Lazarus, Emma
born July 22, 1849, New York, N.Y., U.S. died Nov. 19, 1887, New York U.S. writer. She was born into a cultured Jewish family and learned languages and the classics at an early ...
Lazarus, Fred, Jr.
▪ American merchant born Oct. 29, 1884, Columbus, Ohio, U.S. died May 27, 1973, Cincinnati, Ohio       American merchandiser who parlayed his family's small but ...
Lazarus, Moritz
▪ Jewish philosopher and psychologist born Sept. 15, 1824, Filehne, Prussia [now Wieleń, Pol.] died April 13, 1903, Meran, Austria [now Merano, Italy]  Jewish philosopher ...
Lazarus,Emma
Lazarus, Emma. 1849-1887. American writer. Her poem “The New Colossus” is inscribed on the base of the Statue of Liberty in Upper New York Bay. * * *
laze
/layz/, v., lazed, lazing, n. v.i. 1. to idle or lounge lazily (often fol. by around): I was too tired to do anything but laze around this weekend. v.t. 2. to pass (time, life, ...
Lazear
/leuh zear"/, n. Jesse William, 1866-1900, U.S. physician and bacteriologist. * * *
Lazear, Jesse William
▪ American physician born May 2, 1866, Baltimore county, Md., U.S. died Sept. 26, 1900, Quemados, Cuba       American physician and member of the commission that proved ...
lazily
See lazy. * * *
laziness
See lazily. * * *
Lazio
Lazio [lä′tsē ō] It. name for LATIUM (the region) * * * Region (pop., 2001 prelim.: 4,976,184), west-central Italy, fronting the Tyrrhenian Sea. Established in 1948, it ...
lazuli
/laz"euh lee, -luy', lazh"euh-/, n. See lapis lazuli. [1780-90] * * *
lazuline
/laz"euh leen', -luyn', lazh"euh-/, adj. having the color of lapis lazuli. [1875-80; LAZUL(I) + -INE1] * * *
lazulite
—lazulitic /laz'euh lit"ik, lazh'euh-/, adj. /laz"euh luyt', lazh"euh-/, n. an azure-blue mineral, hydrous magnesium iron aluminum phosphate, (FeMg)Al2P2O8(OH)2. [1800-10; < ML ...
lazurite
/laz"euh ruyt', lazh"euh-/, n. a mineral, sodium aluminum silicate and sulfide, Na5Al3Si3O12S3, occurring in deep-blue crystals, used for ornamental purposes. [1890-95; < ML ...
lazy
—lazily, adv. —laziness, n. —lazyish, adj. /lay"zee/, adj., lazier, laziest, v., lazied, lazying. adj. 1. averse or disinclined to work, activity, or exertion; indolent. 2. ...
lazy eye
Informal. 1. the deviating eye in strabismus. 2. an amblyopic eye. 3. strabismus. 4. amblyopia. [1935-40] * * *
lazy guy
Naut. a rope or light tackle for keeping a boom from swinging. * * *
lazy Susan
1. a revolving tray for foods, condiments, etc., placed usually at the center of a dining table. 2. any similar structure, as a shelf or tabletop, designed to revolve so that ...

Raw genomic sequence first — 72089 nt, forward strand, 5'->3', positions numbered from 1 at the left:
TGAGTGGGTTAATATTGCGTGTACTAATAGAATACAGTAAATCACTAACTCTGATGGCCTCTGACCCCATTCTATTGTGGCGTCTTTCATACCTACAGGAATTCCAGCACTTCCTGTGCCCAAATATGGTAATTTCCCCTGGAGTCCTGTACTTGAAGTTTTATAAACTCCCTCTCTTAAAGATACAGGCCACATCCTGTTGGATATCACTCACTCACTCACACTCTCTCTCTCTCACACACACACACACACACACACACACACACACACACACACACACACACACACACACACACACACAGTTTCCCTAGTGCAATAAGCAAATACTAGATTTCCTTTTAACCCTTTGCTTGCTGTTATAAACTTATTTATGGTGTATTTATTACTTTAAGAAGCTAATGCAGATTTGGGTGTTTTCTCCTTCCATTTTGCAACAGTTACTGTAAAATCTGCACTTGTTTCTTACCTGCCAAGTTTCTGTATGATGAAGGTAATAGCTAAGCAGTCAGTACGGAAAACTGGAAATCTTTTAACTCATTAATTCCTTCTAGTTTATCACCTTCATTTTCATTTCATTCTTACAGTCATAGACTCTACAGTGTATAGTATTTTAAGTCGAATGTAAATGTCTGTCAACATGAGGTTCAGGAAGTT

lazy tongs
extensible tongs for grasping objects at a distance, consisting of a series of pairs of crossing pieces, each pair pivoted together in the middle and connected with the next pair ...
lazybones
/lay"zee bohnz'/, n. (usually used with a sing. v.) Informal. a lazy person. [1580-90 LAZY + BONE + -S3] * * *
lazyeye
lazy eye n. See amblyopia. * * *
lazySusan
lazy Susan n. A revolving tray for condiments or food. * * *
lazytongs
lazy tongs pl.n. (used with a sing. or pl. verb) Tongs having a jointed extensible framework operated by scissorslike handles, used for grasping an object at a distance. * * *
lazzarone
lazzarone [laz΄ə rō′nā΄; ] It [ läd΄zä rō̂′ne] n. pl. lazzaroni [laz΄ə rō′nē; ] It [ läd΄zärō̂′nē] 〚It < lazzaro, leper < ML lazarus: see ...
lazzo
▪ theatre (Italian: “joke”),plural  Lazzi,         improvised comic dialogue or action in the commedia dell'arte. The word may have derived from lacci (Italian: ...
LB
LB abbrev. 1. 〚L Lit(t)erarum Baccalaureus〛 Bachelor of Letters; Bachelor of Literature: also L.B. 2. Football linebacker: sometimes written lb * * * LB abbr. linebacker. * ...
lb.
pl. lbs., lb. pound. [ < L libra, pl. librae] * * *
lb. ap.
Pharm. pound apothecary's. * * *
lb. av.
pound avoirdupois. * * *
lb. t.
pound troy. * * *
LBC
(in full London Broadcasting Company) one of the first two commercial radio stations in London, England, broadcasting from 1973 to 1994 and from 1996. The other was Capital ...
lbf
pound-force. * * *
LBJ
Lyndon Baines Johnson. * * *
LBK culture
▪ prehistory formerly  Danubian Culture,         Neolithic culture that expanded over large areas of Europe north and west of the Danube River (from Slovakia to the ...
lbn